How to Recalibrate your Career and Life

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You may be afraid to recognize and accept that your present job is under-rewarding you or even shortchanging your development, as the fear of losing a stable job might be greater than your desire for change. Why is it time to press the reset button in your career? What are some things you should bear in mind when so doing? Mike Kennedy of Huffpost has some personal experience regarding mid-career switch to share with you:

1. Change Your Frame of Reference

It was only after I realized that my financial circumstances might necessitate working beyond 65 that I even contemplated the concept of personal reinvention. My mindset prior to that was all about landing a new job that would hopefully offer the opportunity to bridge the gap to retirement. Contemplating work beyond 65 changed my time horizon from 5 to 10 years to 20-plus years. This for me was a game changer for the better. With the increased time frames it gave me both the time to reimagine my future and the motivation to find something that I was truly passionate about.

2. It’s Time to Take Your Health Seriously

Reinvention for your Second Chapter is predicated on good health. For those already there I am preaching to the choir. For those yet to make it a priority my only words of wisdom are that far too few people fully realize the importance of good health until they no longer have it. The number of energized and engaged seniors is exploding. You owe it to yourself to do everything possible to be in that number.

3. What are the Risks in Maintaining Your Present Course

Yes, making significant changes in your life can be frightening. After all it can be difficult to walk away from a career course that you invested twenty or more years in. But sometimes the risk of maintaining the status quo is even larger. Think about the cost to your finances, health, happiness, self-esteem. There are many people who, although extremely unhappy with their present lot, don’t believe that reinvention for them is possible due to financial obligations. I would counter that although there may be obstacles to overcome, your future happiness is worth any time invested in considering alternatives. Speaking of investments, you may well ask that if my finances had taken a major hit, where did the funding come to support my change of course. Let me start by saying I am not a financial adviser. When I made the decision to work beyond 65 it meant I was less concerned with the size of my retirement next egg. So I used some of my money allotted for retirement to fund my reinvention. I recognized that this entailed risk, but I was willing to bet on myself. This was also done with the realization that doing nothing was no longer an option I was willing to consider.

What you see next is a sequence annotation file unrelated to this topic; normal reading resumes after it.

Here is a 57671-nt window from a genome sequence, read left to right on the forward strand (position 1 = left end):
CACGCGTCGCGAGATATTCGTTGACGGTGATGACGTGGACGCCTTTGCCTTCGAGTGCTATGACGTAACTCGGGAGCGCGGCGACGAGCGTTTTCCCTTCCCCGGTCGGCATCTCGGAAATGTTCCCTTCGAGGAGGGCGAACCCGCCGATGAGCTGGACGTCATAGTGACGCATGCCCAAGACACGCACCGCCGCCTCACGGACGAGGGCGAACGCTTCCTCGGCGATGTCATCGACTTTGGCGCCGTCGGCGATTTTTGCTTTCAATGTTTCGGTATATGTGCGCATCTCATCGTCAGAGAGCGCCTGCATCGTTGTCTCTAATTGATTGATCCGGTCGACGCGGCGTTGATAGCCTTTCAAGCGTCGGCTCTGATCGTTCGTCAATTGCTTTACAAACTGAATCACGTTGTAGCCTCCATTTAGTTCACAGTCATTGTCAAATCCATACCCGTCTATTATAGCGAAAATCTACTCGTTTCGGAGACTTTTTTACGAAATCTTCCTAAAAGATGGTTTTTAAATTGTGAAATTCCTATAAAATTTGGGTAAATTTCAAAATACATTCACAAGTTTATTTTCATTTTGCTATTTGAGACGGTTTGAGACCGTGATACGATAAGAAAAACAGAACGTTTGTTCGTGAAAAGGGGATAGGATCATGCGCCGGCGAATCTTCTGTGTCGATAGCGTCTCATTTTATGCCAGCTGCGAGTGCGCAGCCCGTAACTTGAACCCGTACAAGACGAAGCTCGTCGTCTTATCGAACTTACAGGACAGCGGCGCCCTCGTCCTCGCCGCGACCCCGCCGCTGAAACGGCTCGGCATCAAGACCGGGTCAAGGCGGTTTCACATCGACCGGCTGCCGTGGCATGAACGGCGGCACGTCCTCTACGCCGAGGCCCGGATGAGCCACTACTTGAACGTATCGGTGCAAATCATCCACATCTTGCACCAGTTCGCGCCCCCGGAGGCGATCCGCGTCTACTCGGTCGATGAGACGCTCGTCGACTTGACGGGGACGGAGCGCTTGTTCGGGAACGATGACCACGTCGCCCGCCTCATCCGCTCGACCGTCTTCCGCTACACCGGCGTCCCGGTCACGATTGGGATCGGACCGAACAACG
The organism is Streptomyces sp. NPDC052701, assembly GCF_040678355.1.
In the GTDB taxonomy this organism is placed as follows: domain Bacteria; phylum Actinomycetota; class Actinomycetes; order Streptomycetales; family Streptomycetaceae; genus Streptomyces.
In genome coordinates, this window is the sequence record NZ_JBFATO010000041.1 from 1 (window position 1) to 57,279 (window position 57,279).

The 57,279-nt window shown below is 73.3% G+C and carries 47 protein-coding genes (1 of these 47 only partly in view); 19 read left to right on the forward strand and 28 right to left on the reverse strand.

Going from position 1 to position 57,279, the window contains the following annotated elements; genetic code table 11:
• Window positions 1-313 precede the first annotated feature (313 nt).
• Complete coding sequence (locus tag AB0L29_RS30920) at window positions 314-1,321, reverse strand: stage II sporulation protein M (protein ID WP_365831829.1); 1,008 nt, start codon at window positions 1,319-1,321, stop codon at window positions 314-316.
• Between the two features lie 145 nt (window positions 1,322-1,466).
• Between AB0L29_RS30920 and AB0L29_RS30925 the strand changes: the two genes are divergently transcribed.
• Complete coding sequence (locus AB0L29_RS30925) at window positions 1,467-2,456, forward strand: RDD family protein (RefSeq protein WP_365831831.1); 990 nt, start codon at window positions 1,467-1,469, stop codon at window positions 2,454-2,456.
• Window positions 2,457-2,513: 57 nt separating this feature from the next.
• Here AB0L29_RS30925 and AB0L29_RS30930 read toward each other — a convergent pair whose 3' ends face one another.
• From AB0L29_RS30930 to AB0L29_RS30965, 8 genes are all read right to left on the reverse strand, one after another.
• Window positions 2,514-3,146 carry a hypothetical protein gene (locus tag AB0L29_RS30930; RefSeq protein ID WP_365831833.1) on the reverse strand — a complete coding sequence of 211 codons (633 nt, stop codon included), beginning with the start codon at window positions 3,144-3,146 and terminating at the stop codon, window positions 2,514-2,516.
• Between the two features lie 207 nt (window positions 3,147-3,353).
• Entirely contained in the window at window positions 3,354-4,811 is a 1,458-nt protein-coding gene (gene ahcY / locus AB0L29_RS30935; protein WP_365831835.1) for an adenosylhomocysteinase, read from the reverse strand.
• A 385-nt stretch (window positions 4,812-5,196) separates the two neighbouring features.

4. Don’t Go it Alone

Change of this magnitude is seldom easy and there are bound to be times when you question your new direction. Your path will be made much easier with the support of friends and family. You may also want to consider retaining the services of a Life/Career Transition Coach to be an unbiased sounding board as you explore possible routes to an encore that you can be truly passionate about.

5. Keep the End Goal in Mind

Change of this magnitude will not happen overnight. You may need to go back to school or scale and monetize a new business. Regardless it could well entail an investment in both time and money. Perhaps this will be your opportunity to find your true calling, create your legacy or to give back. The key is to develop a well thought out and researched plan that includes realistic timelines. Given good health there is no reason why the years between 50 and 80 can’t be some of the most productive and happiest of your life. With the benefit of the maturity and wisdom that 50+ years of this life provides it is time to make your next chapter your best chapter. If your present and future view is not of your liking it is time to reimagine it. Be fearless … it is worth it.

This post was originally published here on Huffpost in May 2016. TheYoungProfessionalGroup.com takes no credit for the work of the author.

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About Author

xinni.kung@digneconsult.com'

Xin Ni is a final year Sociology student at the National University of Singapore. As an intern at Digne Consult, she manages the Young Professional page and writes for its blog. She enjoys reading up on intercultural communication and watching Modern Family in her free time. Her favourite food? Rundvleeskroket from Smullers.

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